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Black and Disabled in America: The unheard population

Latrea Wyche/ Contributing Writer

This is an issue that I have been speaking on for years, the struggle of being a woman of color, and having a disability. The experience of disability is different for members of the African American community, just as I am sure the experience of disability is different for the members of various other sub-communities. For the sake of this article, we will be focusing on the African-American community. From birth, African- Americans are born into a world that does not make all needed resources available for them to flourish and succeed the way other groups have. There is a link between students with no-apparent disabilities, (I want to pulse right here for a minute, just because a disability is not apparent does not mean that someone does not have one. The thing that people need to understand about disability, is it manifests itself in various forms. We are not always going to be able to look at a person and recognize whether or not they have a disability). where there is also and over-classification of impairments with challenging behaviors that place them on the fast track of the “school to prison pipeline”.

For those who are not familiar with the “School to Prison Pipeline”, this system is defined as the disproportionate tendency of minors and young adults from disadvantaged backgrounds to become incarcerated, because of increasingly harsh school and municipal policies. We already know that more than half of the prison population are African- Americans males. Every 1 out of 15 African- Americans males are imprisoned each year compared to 1 in 106. It has been learned that 1 out of 3 African- Americans males can expect to go to jail and some point in their lifetime. Our society focuses on the word “criminal” not really trying to gain an understanding of the larger issue that lies within these institutions. A surprising fact that I just learned while doing this research, 60% of the inmate population has some form of a learning disability. The struggles inmates face on a daily basis vary, however, they share the common experience of having their disability either undiagnosed or ignored. In many cases we see inmates being reprimanded and disciplined for inappropriate behavior and not following rules and regulations of the facility. Most of the time their physical or cognitive impairment is not taken into consideration and unfair punishment is served. This again highlights the school to prison pipeline due to the simple fact that while attending school their disabilities went unnoticed or diagnosed incorrectly. This inmate population is then composed of a group of African-Americans who are left to navigate their world with a known or unknown impairment whether it is physical or cognitive.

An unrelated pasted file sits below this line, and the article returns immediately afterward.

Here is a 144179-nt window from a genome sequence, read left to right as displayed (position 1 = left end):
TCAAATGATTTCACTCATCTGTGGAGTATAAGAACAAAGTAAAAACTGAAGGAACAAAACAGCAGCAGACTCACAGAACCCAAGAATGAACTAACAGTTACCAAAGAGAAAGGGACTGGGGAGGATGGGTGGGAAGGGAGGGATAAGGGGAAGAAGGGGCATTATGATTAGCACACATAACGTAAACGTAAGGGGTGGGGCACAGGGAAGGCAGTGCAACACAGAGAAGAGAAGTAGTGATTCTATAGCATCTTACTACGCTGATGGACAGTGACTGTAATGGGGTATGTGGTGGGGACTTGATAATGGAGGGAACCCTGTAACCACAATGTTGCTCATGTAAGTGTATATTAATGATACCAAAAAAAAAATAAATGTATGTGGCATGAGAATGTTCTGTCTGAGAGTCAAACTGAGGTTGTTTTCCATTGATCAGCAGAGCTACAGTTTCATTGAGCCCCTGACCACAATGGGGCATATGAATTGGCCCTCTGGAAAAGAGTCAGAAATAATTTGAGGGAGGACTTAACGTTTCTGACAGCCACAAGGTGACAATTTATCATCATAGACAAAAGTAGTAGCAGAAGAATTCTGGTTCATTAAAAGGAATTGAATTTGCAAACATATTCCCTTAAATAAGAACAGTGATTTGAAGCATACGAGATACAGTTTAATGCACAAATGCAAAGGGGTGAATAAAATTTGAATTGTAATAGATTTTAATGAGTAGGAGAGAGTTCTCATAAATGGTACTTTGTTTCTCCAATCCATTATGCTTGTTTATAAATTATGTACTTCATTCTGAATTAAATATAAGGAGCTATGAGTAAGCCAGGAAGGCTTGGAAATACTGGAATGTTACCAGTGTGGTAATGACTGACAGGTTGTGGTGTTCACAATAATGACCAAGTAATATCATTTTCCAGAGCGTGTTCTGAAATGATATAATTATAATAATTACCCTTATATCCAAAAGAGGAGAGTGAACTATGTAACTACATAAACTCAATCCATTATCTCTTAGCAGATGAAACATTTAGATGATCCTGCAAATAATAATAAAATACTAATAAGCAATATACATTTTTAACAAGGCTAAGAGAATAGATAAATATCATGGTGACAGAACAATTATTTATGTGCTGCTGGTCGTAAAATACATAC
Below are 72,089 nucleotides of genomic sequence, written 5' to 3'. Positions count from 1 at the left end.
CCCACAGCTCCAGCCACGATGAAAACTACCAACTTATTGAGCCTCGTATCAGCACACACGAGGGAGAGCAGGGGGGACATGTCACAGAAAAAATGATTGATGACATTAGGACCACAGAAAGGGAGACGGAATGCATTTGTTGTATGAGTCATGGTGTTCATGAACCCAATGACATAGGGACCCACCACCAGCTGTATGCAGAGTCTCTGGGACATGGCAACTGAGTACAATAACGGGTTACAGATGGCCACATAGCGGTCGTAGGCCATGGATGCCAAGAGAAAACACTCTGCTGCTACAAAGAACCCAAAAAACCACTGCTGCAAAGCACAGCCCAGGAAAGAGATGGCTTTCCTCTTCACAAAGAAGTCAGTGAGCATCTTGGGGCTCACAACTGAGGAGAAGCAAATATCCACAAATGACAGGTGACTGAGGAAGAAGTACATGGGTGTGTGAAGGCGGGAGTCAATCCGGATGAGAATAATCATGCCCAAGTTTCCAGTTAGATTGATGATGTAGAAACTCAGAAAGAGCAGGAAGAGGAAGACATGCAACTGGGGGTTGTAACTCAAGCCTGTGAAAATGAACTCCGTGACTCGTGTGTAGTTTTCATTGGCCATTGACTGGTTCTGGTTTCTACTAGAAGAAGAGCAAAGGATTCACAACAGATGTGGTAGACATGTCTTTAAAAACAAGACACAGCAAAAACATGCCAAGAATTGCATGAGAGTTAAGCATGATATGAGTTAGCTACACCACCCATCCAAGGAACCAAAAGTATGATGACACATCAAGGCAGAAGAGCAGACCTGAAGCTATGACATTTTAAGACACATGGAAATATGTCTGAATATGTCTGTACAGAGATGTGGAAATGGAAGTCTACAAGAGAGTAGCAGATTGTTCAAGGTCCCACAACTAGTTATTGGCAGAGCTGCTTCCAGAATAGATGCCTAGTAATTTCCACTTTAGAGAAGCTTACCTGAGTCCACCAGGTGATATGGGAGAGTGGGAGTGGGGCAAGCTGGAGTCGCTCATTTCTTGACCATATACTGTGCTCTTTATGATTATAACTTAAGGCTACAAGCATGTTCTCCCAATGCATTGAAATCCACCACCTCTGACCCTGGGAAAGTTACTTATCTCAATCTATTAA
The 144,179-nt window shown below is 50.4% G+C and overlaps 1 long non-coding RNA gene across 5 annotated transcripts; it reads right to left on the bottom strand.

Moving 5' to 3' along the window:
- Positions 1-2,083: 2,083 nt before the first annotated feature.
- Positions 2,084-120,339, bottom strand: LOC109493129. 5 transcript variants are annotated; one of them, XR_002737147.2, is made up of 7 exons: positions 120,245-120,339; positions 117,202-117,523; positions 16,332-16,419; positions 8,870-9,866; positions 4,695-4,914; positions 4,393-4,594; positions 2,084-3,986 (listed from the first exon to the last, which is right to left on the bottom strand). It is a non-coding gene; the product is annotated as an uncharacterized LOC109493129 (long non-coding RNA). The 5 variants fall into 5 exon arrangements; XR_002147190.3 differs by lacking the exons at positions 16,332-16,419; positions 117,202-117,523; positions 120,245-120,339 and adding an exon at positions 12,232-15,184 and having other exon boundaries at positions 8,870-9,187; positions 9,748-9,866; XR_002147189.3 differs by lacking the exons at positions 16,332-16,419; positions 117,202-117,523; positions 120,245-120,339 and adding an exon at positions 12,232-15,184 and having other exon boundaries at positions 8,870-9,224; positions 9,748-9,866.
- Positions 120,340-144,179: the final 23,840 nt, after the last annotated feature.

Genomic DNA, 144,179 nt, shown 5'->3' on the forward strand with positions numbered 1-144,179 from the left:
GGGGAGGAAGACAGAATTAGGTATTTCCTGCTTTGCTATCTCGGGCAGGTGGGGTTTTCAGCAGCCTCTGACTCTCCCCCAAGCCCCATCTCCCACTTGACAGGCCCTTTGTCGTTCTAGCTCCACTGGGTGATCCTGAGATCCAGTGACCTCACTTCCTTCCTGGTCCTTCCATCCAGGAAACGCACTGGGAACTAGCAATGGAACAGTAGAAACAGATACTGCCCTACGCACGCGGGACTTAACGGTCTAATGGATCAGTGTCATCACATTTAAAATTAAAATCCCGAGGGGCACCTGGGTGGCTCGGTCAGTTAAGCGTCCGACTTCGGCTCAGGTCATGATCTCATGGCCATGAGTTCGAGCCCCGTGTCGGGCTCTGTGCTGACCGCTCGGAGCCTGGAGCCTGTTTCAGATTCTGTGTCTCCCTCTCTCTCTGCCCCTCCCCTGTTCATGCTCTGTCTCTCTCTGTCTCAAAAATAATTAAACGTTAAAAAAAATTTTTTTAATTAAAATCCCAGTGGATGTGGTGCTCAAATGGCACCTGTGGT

The next question becomes what can we do about this? I believe that prison reform is just one part of the problem, we have to also look at our education system as it relates to disability and preparing children with disabilities for the real world, Are we providing them with the tools and techniques needed to survive in this ever-changing world?. Another piece to this puzzle is home life, as an African-American parent of a child with a disability what are you instilling in that child? What are you telling that child about him or herself? And lastly, as a community, we need to become more educated about disability. It is 2020 there no reason that we should still be using the excuse that “I don’t understand disability.” These are some of the things to think about as we continue to move toward the future.

Latrea Wyche

IG: Coachlatrea79

Facebook: Latrea Wyche

email: coachlatreawyche@gmail.com

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